[dc]I[/dc]nterim ministry can be quite a ride. The thoughts, emotions and concerns ebb and flow. Sometimes the ride is calm and soothing but other times it feels like a whitewater, white knuckle cauldron!
Today I feel like I’m traveling in two directions at once.
I’m in the odd place of knowing that yesterday (week three of the interim) was a good day but also feeling like I didn’t get the job done in the sermon. I don’t feel I delivered the goods.
What marks an interim pastor’s success?
Yesterday we achieved several important milestones that indicate things are moving in the right direction:
- A few folks that left for various reasons over the past year have filtered back in. The grapevine tells us that more of the flock who have trodden other paths for a while will likely return.
- A couple of last week’s first time church visitors returned yesterday. I had the opportunity to chat with one couple who are in “church search” mode. Our casual conversation made it clear that God is doing something in their lives. I sure would like to be a part of that!
- Once again I saw a very healthy spiritual sign in the Board of Elders: the ability to disagree without being disagreeable and the ability to work through that disagreement until consensus was achieved. I can’t stress how important it is for any relationship group – there must be enough trust in the group that people can be open about their thoughts and feelings.
- People are beginning to look to me for leadership, not just pulpit supply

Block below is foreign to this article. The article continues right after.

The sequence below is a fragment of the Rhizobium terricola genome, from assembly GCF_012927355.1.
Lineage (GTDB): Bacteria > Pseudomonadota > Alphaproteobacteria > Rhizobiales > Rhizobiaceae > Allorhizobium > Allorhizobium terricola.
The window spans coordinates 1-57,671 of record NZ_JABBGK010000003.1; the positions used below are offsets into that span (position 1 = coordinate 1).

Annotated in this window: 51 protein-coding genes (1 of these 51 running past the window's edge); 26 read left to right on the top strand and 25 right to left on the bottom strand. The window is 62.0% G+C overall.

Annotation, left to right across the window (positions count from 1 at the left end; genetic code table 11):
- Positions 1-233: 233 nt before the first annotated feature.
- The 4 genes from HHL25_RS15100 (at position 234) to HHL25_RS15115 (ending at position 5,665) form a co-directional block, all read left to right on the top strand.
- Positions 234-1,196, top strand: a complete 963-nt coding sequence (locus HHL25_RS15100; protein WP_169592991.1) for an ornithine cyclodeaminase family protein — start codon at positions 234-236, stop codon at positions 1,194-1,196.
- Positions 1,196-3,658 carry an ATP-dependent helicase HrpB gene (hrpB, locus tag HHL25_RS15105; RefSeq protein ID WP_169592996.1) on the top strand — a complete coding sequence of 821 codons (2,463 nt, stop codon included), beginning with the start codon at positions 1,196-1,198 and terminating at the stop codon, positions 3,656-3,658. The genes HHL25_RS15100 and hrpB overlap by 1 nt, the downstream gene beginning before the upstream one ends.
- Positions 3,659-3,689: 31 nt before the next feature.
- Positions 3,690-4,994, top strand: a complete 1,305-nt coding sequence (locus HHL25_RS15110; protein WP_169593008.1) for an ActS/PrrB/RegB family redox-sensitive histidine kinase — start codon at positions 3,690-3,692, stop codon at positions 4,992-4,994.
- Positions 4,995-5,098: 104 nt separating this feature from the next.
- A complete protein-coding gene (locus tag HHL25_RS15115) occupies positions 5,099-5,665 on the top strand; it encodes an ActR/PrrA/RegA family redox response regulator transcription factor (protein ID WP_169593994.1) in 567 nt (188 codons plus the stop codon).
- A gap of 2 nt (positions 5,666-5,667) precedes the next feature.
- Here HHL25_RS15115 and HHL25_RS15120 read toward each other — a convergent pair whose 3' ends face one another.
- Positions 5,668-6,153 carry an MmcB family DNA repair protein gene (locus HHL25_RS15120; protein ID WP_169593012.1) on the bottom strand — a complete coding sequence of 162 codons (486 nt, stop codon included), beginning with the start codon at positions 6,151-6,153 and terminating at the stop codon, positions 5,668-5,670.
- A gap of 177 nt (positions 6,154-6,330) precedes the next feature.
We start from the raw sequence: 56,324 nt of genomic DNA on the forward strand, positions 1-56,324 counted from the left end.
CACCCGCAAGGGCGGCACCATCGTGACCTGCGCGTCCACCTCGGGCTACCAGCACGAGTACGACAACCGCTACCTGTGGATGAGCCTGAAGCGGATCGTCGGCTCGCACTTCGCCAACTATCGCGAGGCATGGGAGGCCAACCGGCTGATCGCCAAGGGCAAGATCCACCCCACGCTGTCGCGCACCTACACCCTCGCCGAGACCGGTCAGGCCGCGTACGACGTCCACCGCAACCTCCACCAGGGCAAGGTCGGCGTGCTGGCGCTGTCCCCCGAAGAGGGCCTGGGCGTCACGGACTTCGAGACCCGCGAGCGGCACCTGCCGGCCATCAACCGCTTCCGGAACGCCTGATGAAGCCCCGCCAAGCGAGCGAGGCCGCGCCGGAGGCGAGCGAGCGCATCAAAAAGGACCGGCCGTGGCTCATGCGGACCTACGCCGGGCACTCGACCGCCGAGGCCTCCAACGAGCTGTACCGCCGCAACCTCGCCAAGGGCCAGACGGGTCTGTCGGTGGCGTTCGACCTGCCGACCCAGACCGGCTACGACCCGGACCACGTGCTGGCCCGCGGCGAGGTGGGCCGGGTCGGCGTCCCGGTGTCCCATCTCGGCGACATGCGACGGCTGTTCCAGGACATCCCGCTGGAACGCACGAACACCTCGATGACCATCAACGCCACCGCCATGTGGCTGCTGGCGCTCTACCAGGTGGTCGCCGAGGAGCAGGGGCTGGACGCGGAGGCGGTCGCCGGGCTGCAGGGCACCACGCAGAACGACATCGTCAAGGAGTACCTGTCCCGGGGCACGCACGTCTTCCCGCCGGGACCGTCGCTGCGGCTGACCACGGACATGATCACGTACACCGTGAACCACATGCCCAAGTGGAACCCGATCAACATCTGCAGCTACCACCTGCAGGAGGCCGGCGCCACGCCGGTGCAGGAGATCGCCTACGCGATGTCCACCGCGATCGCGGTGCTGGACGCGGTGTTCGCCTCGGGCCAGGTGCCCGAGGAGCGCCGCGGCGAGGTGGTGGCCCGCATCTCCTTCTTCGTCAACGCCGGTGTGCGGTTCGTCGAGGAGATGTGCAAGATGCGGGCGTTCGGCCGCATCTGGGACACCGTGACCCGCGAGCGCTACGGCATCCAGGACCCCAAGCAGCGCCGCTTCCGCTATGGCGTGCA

How does an interim pastor know when the sermon doesn’t connect?
- For whatever reason – I’m sure I’ll never know fully – I just didn’t feel like things “clicked” in the sermon. I labored rather than sensing the free flowing and invigorating sense that the Lord so often blesses me with when I deliver the Word.
- But when we got into the Elder’s meeting (it was a “dry run” for the upcoming business meeting) several comments told me that for some there was game-changing information.
The sermon was about pastors. I suggested that there were some things about the nature of pastoral ministry they needed to know so they’d be better positioned to make a wise choice. Two main points with a 3rd as conclusion:
- Jesus gives temporary shepherds to nourish, protect and nurture the church (Ephesians 4:11-16)
- Jesus stations permanent shepherds to fend for the flock (Acts 20:17ff – I take the view that Elders are pastors)
- The purpose of the pastors’ ministry – both temporary and permanent – is to enable the church to increase numerically (that’s my understanding of _oikodomeÅ)
The exegesis was solid, the theology was sound and the sermon outline made sense.
But I just didn’t “feel it” yesterday. But, in the end, that makes no difference.
Next week I start into a lengthy sermon series – an overview of God’s mission – that spans from Genesis to Revelation.